Introduction: Mechanical thrombectomy is now the standard of care in treating ischemic stroke patients with large vessel occlusion (LVO). Newer, more efficient techniques for thrombectomy continue to be developed, such as the direct aspiration first pass technique for acute stroke thrombectomy (ADAPT). We describe the successful use of a handheld suction aspirator, the ASPIRE device (Control Medical Technology, Salt Lake City, UT) in a series of patients undergoing direct aspiration thrombectomy for LVO.
Methods: Patients presenting to Vanderbilt University Hospital with acute onset symptoms and LVO of either the anterior or posterior circulation with NIHSS >= 5 were included. The device was directly attached to the aspiration catheter. The aspiration catheter was navigated to the proximal face of the clot in triaxial fashion, using a large bore guide catheter and a smaller microcatheter. Suction was applied for 90 seconds during each aspiration attempt.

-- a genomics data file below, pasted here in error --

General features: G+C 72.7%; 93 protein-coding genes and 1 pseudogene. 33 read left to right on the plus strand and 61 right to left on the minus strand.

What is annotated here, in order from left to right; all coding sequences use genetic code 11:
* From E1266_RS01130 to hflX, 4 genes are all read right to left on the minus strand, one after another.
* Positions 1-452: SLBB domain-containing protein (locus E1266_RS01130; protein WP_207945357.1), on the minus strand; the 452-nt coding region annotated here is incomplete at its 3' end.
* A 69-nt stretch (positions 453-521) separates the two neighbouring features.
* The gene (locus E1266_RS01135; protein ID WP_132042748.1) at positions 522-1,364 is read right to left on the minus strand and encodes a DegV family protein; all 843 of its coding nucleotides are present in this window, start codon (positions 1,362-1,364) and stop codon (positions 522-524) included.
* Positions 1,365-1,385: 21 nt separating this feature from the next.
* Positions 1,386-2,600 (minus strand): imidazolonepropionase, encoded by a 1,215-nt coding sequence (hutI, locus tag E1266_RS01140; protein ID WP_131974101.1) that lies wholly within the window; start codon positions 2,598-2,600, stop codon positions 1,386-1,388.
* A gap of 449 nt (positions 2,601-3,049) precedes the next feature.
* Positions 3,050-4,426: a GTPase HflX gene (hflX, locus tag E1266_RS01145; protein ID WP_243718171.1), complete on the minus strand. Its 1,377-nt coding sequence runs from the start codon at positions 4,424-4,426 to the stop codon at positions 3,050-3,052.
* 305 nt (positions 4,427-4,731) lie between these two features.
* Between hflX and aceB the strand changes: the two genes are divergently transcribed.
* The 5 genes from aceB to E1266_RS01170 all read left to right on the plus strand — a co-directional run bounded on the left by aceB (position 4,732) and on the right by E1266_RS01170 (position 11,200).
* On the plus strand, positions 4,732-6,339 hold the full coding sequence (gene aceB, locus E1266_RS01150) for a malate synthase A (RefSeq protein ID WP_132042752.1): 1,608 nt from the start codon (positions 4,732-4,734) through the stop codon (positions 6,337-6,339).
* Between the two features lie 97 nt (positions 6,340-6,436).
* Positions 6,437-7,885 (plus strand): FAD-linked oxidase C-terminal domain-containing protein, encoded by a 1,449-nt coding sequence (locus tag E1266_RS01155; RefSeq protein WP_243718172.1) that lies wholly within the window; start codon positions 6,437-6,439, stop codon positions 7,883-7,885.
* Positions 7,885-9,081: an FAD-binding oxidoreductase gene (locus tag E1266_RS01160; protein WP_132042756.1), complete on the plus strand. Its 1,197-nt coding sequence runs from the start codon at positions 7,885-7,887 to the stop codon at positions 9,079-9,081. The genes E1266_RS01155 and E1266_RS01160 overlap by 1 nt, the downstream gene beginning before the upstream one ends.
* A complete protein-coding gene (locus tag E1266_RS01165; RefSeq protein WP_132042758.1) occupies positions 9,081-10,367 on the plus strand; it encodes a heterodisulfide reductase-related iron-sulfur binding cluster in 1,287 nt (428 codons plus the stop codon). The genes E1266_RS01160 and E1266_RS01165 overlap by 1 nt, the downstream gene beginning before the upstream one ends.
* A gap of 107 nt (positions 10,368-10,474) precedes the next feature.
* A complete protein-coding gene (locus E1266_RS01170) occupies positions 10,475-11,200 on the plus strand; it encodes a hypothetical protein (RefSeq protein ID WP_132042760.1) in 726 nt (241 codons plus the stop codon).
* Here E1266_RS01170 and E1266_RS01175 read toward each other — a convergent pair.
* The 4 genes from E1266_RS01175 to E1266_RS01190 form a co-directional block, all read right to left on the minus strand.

Results: Four patients were treated; half were male ages 33-86. The presenting NIHSS scores in the four patients were: 14, 8, 13, and 5. Mean time from symptom onset to revascularization was 295.5 minutes. No patients required more than 3 aspiration attempts. All four patients achieved thrombolysis in cerebral infarction (TICI) 3 reperfusion. The median decrease in 24-hr NIHSS scores was 6. One patient required the use of a stent retriever in addition to ASPIRE aspiration. There were no hemorrhagic complications or vascular dissections.
Conclusions: The ASPIRE aspirator was successfully and safely utilized in four cases of LVO. The ASPIRE device allows for continuous aspiration, even if blood or other material is aspirated, allowing for a more sustained aspiration of thrombus and is an additional technique for mechanical thrombectomy.
Patient Care: Thrombectomy with the ASPIRE device may be an effective, efficient, and safe alternative technique for direct aspiration thrombectomy.
Learning Objectives: By the end of this session participants should be able to identify an alternative technique for direct aspiration thrombectomy.